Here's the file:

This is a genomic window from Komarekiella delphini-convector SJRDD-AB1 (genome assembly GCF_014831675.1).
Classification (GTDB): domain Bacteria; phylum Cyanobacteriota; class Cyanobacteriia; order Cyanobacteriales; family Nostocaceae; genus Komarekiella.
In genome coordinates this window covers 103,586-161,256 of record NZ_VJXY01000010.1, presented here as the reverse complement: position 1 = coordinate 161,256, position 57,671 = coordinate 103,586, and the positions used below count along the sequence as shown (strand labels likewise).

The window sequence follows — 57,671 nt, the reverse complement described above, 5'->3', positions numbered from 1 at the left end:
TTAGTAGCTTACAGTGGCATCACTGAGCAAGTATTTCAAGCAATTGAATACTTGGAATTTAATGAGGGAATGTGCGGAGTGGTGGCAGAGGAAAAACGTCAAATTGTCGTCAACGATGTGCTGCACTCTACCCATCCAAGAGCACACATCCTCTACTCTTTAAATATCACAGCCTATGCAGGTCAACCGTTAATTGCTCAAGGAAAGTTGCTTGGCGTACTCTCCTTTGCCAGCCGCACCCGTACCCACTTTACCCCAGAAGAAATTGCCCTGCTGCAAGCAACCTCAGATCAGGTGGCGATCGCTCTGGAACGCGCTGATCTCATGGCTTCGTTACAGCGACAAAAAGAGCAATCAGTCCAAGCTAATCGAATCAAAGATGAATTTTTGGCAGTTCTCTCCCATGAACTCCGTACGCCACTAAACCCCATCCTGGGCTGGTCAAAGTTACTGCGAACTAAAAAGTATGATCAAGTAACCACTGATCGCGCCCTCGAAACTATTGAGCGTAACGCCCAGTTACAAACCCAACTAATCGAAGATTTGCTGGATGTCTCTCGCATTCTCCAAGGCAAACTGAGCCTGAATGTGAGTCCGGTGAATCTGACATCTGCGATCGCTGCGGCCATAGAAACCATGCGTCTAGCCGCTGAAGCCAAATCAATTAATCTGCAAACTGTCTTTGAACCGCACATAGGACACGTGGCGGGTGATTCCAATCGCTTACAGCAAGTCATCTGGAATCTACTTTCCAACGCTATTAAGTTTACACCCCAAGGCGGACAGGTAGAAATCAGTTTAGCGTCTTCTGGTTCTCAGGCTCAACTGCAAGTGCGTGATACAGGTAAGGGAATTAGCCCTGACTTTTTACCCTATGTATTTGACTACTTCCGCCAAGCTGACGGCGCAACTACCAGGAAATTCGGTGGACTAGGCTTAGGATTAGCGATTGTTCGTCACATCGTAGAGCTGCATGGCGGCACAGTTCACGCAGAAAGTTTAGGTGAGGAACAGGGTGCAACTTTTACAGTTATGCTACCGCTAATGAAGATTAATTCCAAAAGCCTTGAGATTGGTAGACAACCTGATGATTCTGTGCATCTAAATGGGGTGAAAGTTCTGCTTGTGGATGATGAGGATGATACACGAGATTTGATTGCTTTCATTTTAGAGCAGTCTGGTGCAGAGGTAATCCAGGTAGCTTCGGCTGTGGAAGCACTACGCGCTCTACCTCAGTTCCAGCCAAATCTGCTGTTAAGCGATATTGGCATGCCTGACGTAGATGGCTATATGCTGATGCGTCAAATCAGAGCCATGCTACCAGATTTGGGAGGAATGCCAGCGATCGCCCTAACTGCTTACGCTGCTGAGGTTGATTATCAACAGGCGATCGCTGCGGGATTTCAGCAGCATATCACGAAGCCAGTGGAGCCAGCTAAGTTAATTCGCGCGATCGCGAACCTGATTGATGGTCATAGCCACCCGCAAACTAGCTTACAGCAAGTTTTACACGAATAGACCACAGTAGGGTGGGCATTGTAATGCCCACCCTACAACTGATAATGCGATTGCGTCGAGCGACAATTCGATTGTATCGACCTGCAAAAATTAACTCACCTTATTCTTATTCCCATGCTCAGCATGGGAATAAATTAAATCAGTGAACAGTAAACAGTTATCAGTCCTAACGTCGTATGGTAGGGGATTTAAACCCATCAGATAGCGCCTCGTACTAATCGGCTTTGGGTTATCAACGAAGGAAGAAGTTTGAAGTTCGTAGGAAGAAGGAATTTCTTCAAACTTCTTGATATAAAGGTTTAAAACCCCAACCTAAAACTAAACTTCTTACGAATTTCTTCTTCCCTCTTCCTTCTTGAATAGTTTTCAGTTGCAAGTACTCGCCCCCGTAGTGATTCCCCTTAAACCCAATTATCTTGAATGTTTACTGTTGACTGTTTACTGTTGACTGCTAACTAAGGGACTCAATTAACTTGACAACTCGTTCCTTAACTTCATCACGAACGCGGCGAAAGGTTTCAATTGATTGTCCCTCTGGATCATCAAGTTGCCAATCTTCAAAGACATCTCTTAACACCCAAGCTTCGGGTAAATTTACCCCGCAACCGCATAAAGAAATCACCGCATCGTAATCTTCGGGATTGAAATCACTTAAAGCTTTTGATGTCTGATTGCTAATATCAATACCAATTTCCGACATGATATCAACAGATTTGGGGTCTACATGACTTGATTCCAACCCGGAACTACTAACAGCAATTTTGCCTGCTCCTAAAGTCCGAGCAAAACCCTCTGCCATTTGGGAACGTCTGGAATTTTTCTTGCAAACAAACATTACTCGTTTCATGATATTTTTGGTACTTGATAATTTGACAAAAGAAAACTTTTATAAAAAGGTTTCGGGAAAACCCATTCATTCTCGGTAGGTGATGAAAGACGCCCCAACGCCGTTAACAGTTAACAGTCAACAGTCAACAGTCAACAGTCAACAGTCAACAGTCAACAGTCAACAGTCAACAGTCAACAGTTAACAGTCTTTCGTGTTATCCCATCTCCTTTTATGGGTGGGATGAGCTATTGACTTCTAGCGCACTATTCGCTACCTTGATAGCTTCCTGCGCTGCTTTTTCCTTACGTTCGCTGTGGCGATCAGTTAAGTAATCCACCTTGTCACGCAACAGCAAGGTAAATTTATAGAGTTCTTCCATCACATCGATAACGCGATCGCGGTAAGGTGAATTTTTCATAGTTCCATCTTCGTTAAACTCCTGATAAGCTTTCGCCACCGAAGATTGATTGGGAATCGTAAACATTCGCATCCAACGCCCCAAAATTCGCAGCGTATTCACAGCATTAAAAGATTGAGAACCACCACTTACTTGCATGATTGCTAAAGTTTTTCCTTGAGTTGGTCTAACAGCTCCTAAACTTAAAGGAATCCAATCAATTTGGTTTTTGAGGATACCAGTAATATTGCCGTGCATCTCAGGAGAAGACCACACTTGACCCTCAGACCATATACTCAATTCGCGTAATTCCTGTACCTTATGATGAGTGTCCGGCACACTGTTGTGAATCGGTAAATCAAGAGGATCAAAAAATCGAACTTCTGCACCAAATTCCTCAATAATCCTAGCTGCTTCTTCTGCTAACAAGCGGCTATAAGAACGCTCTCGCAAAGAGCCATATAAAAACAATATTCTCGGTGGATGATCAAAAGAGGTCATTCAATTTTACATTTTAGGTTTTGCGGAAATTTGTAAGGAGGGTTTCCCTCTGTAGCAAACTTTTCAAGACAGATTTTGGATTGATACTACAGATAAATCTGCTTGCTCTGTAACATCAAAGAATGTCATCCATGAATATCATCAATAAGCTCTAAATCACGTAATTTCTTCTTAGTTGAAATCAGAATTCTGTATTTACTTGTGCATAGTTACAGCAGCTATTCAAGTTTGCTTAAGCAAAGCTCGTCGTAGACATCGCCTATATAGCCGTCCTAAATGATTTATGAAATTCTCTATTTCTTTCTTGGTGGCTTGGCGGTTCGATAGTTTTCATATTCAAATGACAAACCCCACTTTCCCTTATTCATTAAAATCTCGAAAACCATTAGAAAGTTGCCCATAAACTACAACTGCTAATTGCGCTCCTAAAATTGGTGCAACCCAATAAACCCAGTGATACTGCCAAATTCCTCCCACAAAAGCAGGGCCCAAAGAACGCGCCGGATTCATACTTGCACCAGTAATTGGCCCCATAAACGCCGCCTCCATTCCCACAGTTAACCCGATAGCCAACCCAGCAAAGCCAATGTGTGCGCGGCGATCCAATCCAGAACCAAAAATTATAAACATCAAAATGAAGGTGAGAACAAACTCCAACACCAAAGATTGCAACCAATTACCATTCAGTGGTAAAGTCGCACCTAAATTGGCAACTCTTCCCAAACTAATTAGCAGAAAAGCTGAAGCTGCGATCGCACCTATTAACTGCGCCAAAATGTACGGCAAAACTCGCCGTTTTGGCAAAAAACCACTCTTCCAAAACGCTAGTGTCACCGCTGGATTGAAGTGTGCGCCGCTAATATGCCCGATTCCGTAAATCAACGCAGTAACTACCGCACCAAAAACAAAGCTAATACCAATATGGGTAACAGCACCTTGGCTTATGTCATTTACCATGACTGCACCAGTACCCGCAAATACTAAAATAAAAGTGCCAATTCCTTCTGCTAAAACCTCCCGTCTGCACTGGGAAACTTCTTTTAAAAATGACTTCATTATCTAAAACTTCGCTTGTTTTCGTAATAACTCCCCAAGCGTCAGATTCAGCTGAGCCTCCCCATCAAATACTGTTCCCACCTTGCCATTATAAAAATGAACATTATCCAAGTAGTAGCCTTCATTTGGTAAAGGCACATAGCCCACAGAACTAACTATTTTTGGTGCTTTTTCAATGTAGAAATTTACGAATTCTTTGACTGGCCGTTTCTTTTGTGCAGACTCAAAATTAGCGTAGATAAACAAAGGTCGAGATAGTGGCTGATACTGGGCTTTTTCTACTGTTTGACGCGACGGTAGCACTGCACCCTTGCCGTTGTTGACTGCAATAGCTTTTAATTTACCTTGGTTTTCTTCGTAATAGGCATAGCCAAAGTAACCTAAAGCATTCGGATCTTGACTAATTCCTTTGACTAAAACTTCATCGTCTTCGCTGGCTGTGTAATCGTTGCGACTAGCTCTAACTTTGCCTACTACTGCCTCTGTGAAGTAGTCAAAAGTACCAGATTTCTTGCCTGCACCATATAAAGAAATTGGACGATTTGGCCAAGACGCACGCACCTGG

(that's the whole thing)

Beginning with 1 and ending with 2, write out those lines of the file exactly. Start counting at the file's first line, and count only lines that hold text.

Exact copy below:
This is a genomic window from Komarekiella delphini-convector SJRDD-AB1 (genome assembly GCF_014831675.1).
Classification (GTDB): domain Bacteria; phylum Cyanobacteriota; class Cyanobacteriia; order Cyanobacteriales; family Nostocaceae; genus Komarekiella.